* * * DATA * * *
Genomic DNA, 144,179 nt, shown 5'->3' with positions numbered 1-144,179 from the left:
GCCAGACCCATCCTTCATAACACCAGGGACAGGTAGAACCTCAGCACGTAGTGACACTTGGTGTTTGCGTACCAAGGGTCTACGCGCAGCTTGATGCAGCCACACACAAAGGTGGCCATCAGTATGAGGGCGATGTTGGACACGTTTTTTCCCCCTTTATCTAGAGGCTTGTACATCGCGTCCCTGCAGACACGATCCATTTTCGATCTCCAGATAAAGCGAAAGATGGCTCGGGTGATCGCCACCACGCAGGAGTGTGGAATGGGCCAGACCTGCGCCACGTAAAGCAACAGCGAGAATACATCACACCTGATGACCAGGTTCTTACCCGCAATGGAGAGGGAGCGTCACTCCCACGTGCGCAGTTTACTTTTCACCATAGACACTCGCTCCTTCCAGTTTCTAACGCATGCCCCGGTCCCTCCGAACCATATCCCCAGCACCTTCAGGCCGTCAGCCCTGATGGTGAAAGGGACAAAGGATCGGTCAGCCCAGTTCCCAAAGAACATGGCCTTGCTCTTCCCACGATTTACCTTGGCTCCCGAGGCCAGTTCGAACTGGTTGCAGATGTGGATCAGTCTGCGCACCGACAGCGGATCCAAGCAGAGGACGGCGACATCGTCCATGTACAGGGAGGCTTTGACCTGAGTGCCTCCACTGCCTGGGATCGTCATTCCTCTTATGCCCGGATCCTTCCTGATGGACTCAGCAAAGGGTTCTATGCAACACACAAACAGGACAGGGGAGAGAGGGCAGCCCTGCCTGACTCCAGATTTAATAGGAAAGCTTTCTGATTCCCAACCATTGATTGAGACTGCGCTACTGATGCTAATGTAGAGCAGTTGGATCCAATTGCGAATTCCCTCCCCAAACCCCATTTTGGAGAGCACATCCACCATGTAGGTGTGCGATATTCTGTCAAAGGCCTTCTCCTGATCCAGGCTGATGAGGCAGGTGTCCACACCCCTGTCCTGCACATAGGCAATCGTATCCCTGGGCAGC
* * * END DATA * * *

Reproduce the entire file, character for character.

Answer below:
Genomic DNA, 144,179 nt, shown 5'->3' with positions numbered 1-144,179 from the left:
GCCAGACCCATCCTTCATAACACCAGGGACAGGTAGAACCTCAGCACGTAGTGACACTTGGTGTTTGCGTACCAAGGGTCTACGCGCAGCTTGATGCAGCCACACACAAAGGTGGCCATCAGTATGAGGGCGATGTTGGACACGTTTTTTCCCCCTTTATCTAGAGGCTTGTACATCGCGTCCCTGCAGACACGATCCATTTTCGATCTCCAGATAAAGCGAAAGATGGCTCGGGTGATCGCCACCACGCAGGAGTGTGGAATGGGCCAGACCTGCGCCACGTAAAGCAACAGCGAGAATACATCACACCTGATGACCAGGTTCTTACCCGCAATGGAGAGGGAGCGTCACTCCCACGTGCGCAGTTTACTTTTCACCATAGACACTCGCTCCTTCCAGTTTCTAACGCATGCCCCGGTCCCTCCGAACCATATCCCCAGCACCTTCAGGCCGTCAGCCCTGATGGTGAAAGGGACAAAGGATCGGTCAGCCCAGTTCCCAAAGAACATGGCCTTGCTCTTCCCACGATTTACCTTGGCTCCCGAGGCCAGTTCGAACTGGTTGCAGATGTGGATCAGTCTGCGCACCGACAGCGGATCCAAGCAGAGGACGGCGACATCGTCCATGTACAGGGAGGCTTTGACCTGAGTGCCTCCACTGCCTGGGATCGTCATTCCTCTTATGCCCGGATCCTTCCTGATGGACTCAGCAAAGGGTTCTATGCAACACACAAACAGGACAGGGGAGAGAGGGCAGCCCTGCCTGACTCCAGATTTAATAGGAAAGCTTTCTGATTCCCAACCATTGATTGAGACTGCGCTACTGATGCTAATGTAGAGCAGTTGGATCCAATTGCGAATTCCCTCCCCAAACCCCATTTTGGAGAGCACATCCACCATGTAGGTGTGCGATATTCTGTCAAAGGCCTTCTCCTGATCCAGGCTGATGAGGCAGGTGTCCACACCCCTGTCCTGCACATAGGCAATCGTATCCCTGGGCAGC